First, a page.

Whenever an important event takes place, new opportunities for cyber criminals, especially for those who develop
attacks based on social engineering, arise. Currently, the whole world has its eyes glued to TV screens watching the London 2012 Olympic Games. Worldwide interest on this event is so strong that cyber criminals were quick to take advantage of this opportunity and launched multiple campaigns promoting alleged paid online TV programming that would allow users to see live broadcasts of the Olympic Games via the Internet. Several fake pages were found with titles such as:
Best way to watch London 2012 Olympics online live stream HD
London 2012 Live Streaming
For this scam, cybercriminals create websites that are very appealing; some even look very professional that they make it seem that you are close to having access to live programming. At the instance you click on the link provided, you are redirected through a series of affiliate pages until finally the victim sees a site where they can make a payment of US$49.95 to start streaming live video of the Olympic Games:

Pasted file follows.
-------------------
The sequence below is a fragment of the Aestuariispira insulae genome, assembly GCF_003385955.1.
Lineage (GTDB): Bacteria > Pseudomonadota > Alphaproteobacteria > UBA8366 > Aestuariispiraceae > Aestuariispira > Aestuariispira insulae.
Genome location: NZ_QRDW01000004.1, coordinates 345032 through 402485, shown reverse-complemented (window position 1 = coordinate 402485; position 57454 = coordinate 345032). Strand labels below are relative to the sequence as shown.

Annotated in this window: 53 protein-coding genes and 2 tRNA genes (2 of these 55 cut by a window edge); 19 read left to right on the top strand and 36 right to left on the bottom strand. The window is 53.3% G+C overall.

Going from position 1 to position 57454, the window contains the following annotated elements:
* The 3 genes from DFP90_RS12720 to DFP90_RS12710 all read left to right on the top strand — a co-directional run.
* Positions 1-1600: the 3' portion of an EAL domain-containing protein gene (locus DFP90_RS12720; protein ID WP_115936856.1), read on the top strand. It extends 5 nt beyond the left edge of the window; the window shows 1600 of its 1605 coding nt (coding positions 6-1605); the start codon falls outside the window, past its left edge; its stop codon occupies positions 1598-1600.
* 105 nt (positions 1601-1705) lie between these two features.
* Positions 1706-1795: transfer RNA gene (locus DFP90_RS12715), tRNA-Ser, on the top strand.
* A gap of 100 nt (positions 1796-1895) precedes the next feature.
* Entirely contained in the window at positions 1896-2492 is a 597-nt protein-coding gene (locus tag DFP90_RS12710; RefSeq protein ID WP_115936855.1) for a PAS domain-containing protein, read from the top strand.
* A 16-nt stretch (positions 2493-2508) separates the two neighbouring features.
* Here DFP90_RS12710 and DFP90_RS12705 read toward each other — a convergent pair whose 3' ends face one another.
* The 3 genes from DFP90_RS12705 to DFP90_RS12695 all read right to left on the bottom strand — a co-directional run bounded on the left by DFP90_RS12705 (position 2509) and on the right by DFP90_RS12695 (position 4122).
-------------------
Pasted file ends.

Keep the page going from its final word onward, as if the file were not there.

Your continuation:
From July 22-30, Kaspersky Lab registered more than 80 malicious domains using this same fraud scheme.
Following are the statistics of some of these fraudulent domains involved in the campaign afore mentioned:
Total number of clicksredirected to fraudulent Olympic programming sites: 38,303.
Victims stem from 100 different countries. The greatest numbers of victims live in Indonesia and the United States.
The campaign continues to be very active as on August 1st, when I wrote this post, there were 9,447 clicks, which correspond to almost the same number of potential victims.
Supposing that from all of the potential victims only 1% go through with the payment for the fraudulent TV programming, cybercriminals would make close to US$19,000 in profits. The actual figure may be higher.
A way that consumers can protect themselves from becoming a victim of these types of online scams is by learning about social engineering so they can recognize it and avoid falling into these traps. Also, the public should only visit official websites, such as http://www.london2012.com/, and the sites of established news organizations they know well and have been using for some time.